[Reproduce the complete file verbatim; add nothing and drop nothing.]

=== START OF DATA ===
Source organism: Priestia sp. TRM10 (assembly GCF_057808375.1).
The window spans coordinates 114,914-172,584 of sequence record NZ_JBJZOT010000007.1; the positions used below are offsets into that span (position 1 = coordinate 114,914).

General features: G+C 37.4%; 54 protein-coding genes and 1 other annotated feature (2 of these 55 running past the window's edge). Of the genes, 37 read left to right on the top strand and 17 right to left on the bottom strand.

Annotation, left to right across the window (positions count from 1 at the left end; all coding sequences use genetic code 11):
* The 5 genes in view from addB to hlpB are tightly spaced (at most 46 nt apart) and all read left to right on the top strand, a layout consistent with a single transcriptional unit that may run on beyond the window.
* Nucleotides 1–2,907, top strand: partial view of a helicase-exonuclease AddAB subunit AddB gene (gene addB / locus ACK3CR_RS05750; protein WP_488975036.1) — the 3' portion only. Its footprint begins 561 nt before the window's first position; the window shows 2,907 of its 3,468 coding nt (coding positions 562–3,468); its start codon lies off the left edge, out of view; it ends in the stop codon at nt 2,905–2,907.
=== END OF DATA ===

Source organism: Priestia sp. TRM10 (assembly GCF_057808375.1).
The window spans coordinates 114,914-172,584 of sequence record NZ_JBJZOT010000007.1; the positions used below are offsets into that span (position 1 = coordinate 114,914).

General features: G+C 37.4%; 54 protein-coding genes and 1 other annotated feature (2 of these 55 running past the window's edge). Of the genes, 37 read left to right on the top strand and 17 right to left on the bottom strand.

Annotation, left to right across the window (positions count from 1 at the left end; all coding sequences use genetic code 11):
* The 5 genes in view from addB to hlpB are tightly spaced (at most 46 nt apart) and all read left to right on the top strand, a layout consistent with a single transcriptional unit that may run on beyond the window.
* Nucleotides 1–2,907, top strand: partial view of a helicase-exonuclease AddAB subunit AddB gene (gene addB / locus ACK3CR_RS05750; protein WP_488975036.1) — the 3' portion only. Its footprint begins 561 nt before the window's first position; the window shows 2,907 of its 3,468 coding nt (coding positions 562–3,468); its start codon lies off the left edge, out of view; it ends in the stop codon at nt 2,905–2,907.